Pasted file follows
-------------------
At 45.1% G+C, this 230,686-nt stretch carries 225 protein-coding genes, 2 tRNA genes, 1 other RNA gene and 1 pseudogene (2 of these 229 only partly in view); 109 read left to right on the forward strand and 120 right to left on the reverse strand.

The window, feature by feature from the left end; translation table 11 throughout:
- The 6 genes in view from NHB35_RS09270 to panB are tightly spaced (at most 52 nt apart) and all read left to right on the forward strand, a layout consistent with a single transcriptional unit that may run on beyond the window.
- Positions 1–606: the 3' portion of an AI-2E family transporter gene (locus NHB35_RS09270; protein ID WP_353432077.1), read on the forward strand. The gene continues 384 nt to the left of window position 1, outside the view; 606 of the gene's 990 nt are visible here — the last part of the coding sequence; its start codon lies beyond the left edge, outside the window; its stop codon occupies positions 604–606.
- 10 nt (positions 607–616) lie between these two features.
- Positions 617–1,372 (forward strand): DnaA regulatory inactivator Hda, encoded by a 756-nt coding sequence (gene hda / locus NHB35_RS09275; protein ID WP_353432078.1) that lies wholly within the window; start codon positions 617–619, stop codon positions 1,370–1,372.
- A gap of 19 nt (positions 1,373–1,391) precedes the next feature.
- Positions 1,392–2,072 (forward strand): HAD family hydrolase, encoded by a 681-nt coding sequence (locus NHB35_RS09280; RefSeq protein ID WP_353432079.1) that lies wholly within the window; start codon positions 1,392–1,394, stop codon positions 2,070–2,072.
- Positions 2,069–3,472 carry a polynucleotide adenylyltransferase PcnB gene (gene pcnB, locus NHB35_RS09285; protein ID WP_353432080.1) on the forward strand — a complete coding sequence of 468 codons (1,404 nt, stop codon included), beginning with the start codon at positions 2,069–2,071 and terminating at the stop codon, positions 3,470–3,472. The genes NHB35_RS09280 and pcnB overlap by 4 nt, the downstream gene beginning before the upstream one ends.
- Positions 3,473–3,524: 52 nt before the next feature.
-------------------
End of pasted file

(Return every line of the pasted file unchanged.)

At 45.1% G+C, this 230,686-nt stretch carries 225 protein-coding genes, 2 tRNA genes, 1 other RNA gene and 1 pseudogene (2 of these 229 only partly in view); 109 read left to right on the forward strand and 120 right to left on the reverse strand.

The window, feature by feature from the left end; translation table 11 throughout:
- The 6 genes in view from NHB35_RS09270 to panB are tightly spaced (at most 52 nt apart) and all read left to right on the forward strand, a layout consistent with a single transcriptional unit that may run on beyond the window.
- Positions 1–606: the 3' portion of an AI-2E family transporter gene (locus NHB35_RS09270; protein ID WP_353432077.1), read on the forward strand. The gene continues 384 nt to the left of window position 1, outside the view; 606 of the gene's 990 nt are visible here — the last part of the coding sequence; its start codon lies beyond the left edge, outside the window; its stop codon occupies positions 604–606.
- 10 nt (positions 607–616) lie between these two features.
- Positions 617–1,372 (forward strand): DnaA regulatory inactivator Hda, encoded by a 756-nt coding sequence (gene hda / locus NHB35_RS09275; protein ID WP_353432078.1) that lies wholly within the window; start codon positions 617–619, stop codon positions 1,370–1,372.
- A gap of 19 nt (positions 1,373–1,391) precedes the next feature.
- Positions 1,392–2,072 (forward strand): HAD family hydrolase, encoded by a 681-nt coding sequence (locus NHB35_RS09280; RefSeq protein ID WP_353432079.1) that lies wholly within the window; start codon positions 1,392–1,394, stop codon positions 2,070–2,072.
- Positions 2,069–3,472 carry a polynucleotide adenylyltransferase PcnB gene (gene pcnB, locus NHB35_RS09285; protein ID WP_353432080.1) on the forward strand — a complete coding sequence of 468 codons (1,404 nt, stop codon included), beginning with the start codon at positions 2,069–2,071 and terminating at the stop codon, positions 3,470–3,472. The genes NHB35_RS09280 and pcnB overlap by 4 nt, the downstream gene beginning before the upstream one ends.
- Positions 3,473–3,524: 52 nt before the next feature.